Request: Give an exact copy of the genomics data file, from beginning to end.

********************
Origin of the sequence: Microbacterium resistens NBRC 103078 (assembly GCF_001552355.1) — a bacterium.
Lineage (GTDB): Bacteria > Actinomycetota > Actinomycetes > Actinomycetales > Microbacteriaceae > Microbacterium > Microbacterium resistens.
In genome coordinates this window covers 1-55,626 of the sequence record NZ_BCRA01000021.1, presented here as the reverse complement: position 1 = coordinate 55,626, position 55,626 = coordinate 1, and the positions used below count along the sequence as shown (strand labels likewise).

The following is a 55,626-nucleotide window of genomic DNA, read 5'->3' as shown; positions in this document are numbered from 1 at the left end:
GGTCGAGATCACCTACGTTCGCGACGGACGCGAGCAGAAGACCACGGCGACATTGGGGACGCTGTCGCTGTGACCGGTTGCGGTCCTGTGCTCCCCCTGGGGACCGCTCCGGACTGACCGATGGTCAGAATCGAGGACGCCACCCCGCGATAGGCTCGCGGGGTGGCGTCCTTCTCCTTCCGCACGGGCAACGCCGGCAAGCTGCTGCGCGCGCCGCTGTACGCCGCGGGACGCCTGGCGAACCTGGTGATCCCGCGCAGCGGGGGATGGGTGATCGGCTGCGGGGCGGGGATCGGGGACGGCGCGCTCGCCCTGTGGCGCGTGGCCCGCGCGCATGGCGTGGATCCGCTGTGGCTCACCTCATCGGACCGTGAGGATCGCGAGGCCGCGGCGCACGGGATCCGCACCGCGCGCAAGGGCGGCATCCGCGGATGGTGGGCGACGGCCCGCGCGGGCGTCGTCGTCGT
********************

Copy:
Origin of the sequence: Microbacterium resistens NBRC 103078 (assembly GCF_001552355.1) — a bacterium.
Lineage (GTDB): Bacteria > Actinomycetota > Actinomycetes > Actinomycetales > Microbacteriaceae > Microbacterium > Microbacterium resistens.
In genome coordinates this window covers 1-55,626 of the sequence record NZ_BCRA01000021.1, presented here as the reverse complement: position 1 = coordinate 55,626, position 55,626 = coordinate 1, and the positions used below count along the sequence as shown (strand labels likewise).

The following is a 55,626-nucleotide window of genomic DNA, read 5'->3' as shown; positions in this document are numbered from 1 at the left end:
GGTCGAGATCACCTACGTTCGCGACGGACGCGAGCAGAAGACCACGGCGACATTGGGGACGCTGTCGCTGTGACCGGTTGCGGTCCTGTGCTCCCCCTGGGGACCGCTCCGGACTGACCGATGGTCAGAATCGAGGACGCCACCCCGCGATAGGCTCGCGGGGTGGCGTCCTTCTCCTTCCGCACGGGCAACGCCGGCAAGCTGCTGCGCGCGCCGCTGTACGCCGCGGGACGCCTGGCGAACCTGGTGATCCCGCGCAGCGGGGGATGGGTGATCGGCTGCGGGGCGGGGATCGGGGACGGCGCGCTCGCCCTGTGGCGCGTGGCCCGCGCGCATGGCGTGGATCCGCTGTGGCTCACCTCATCGGACCGTGAGGATCGCGAGGCCGCGGCGCACGGGATCCGCACCGCGCGCAAGGGCGGCATCCGCGGATGGTGGGCGACGGCCCGCGCGGGCGTCGTCGTCGT